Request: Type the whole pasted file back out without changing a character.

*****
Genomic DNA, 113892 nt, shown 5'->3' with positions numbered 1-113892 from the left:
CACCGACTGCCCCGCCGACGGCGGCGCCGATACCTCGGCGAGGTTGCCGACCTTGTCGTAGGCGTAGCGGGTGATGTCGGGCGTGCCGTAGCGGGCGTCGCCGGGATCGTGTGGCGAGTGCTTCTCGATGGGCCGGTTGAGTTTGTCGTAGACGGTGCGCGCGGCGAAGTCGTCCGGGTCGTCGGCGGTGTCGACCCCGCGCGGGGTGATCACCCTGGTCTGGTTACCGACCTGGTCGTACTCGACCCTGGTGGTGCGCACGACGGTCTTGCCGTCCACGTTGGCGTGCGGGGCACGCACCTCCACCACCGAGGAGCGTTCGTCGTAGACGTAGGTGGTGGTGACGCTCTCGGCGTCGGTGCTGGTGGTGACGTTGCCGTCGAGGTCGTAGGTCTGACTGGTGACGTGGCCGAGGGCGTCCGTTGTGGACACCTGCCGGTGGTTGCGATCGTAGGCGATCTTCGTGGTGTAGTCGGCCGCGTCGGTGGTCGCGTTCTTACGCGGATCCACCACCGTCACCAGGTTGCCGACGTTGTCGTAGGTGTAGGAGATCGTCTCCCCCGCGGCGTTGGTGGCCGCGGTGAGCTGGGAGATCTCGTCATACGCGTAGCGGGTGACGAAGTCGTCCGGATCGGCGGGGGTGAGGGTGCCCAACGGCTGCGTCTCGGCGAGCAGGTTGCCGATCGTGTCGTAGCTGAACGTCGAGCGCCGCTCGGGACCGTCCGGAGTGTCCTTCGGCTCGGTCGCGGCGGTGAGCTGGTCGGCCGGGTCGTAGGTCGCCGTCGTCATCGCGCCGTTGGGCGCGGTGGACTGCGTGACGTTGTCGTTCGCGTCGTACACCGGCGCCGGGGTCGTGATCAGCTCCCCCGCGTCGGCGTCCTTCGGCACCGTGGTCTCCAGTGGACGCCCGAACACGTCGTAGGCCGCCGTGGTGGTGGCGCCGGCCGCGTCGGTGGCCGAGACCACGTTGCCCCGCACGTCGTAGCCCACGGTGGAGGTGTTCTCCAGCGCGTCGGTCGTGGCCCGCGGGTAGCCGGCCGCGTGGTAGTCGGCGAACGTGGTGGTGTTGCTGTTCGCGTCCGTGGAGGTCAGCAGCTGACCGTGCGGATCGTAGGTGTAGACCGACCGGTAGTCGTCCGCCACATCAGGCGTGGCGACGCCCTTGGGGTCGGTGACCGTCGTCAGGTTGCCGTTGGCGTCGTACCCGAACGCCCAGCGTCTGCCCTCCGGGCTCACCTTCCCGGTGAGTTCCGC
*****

Genomic DNA, 113892 nt, shown 5'->3' with positions numbered 1-113892 from the left:
CACCGACTGCCCCGCCGACGGCGGCGCCGATACCTCGGCGAGGTTGCCGACCTTGTCGTAGGCGTAGCGGGTGATGTCGGGCGTGCCGTAGCGGGCGTCGCCGGGATCGTGTGGCGAGTGCTTCTCGATGGGCCGGTTGAGTTTGTCGTAGACGGTGCGCGCGGCGAAGTCGTCCGGGTCGTCGGCGGTGTCGACCCCGCGCGGGGTGATCACCCTGGTCTGGTTACCGACCTGGTCGTACTCGACCCTGGTGGTGCGCACGACGGTCTTGCCGTCCACGTTGGCGTGCGGGGCACGCACCTCCACCACCGAGGAGCGTTCGTCGTAGACGTAGGTGGTGGTGACGCTCTCGGCGTCGGTGCTGGTGGTGACGTTGCCGTCGAGGTCGTAGGTCTGACTGGTGACGTGGCCGAGGGCGTCCGTTGTGGACACCTGCCGGTGGTTGCGATCGTAGGCGATCTTCGTGGTGTAGTCGGCCGCGTCGGTGGTCGCGTTCTTACGCGGATCCACCACCGTCACCAGGTTGCCGACGTTGTCGTAGGTGTAGGAGATCGTCTCCCCCGCGGCGTTGGTGGCCGCGGTGAGCTGGGAGATCTCGTCATACGCGTAGCGGGTGACGAAGTCGTCCGGATCGGCGGGGGTGAGGGTGCCCAACGGCTGCGTCTCGGCGAGCAGGTTGCCGATCGTGTCGTAGCTGAACGTCGAGCGCCGCTCGGGACCGTCCGGAGTGTCCTTCGGCTCGGTCGCGGCGGTGAGCTGGTCGGCCGGGTCGTAGGTCGCCGTCGTCATCGCGCCGTTGGGCGCGGTGGACTGCGTGACGTTGTCGTTCGCGTCGTACACCGGCGCCGGGGTCGTGATCAGCTCCCCCGCGTCGGCGTCCTTCGGCACCGTGGTCTCCAGTGGACGCCCGAACACGTCGTAGGCCGCCGTGGTGGTGGCGCCGGCCGCGTCGGTGGCCGAGACCACGTTGCCCCGCACGTCGTAGCCCACGGTGGAGGTGTTCTCCAGCGCGTCGGTCGTGGCCCGCGGGTAGCCGGCCGCGTGGTAGTCGGCGAACGTGGTGGTGTTGCTGTTCGCGTCCGTGGAGGTCAGCAGCTGACCGTGCGGATCGTAGGTGTAGACCGACCGGTAGTCGTCCGCCACATCAGGCGTGGCGACGCCCTTGGGGTCGGTGACCGTCGTCAGGTTGCCGTTGGCGTCGTACCCGAACGCCCAGCGTCTGCCCTCCGGGCTCACCTTCCCGGTGAGTTCCGC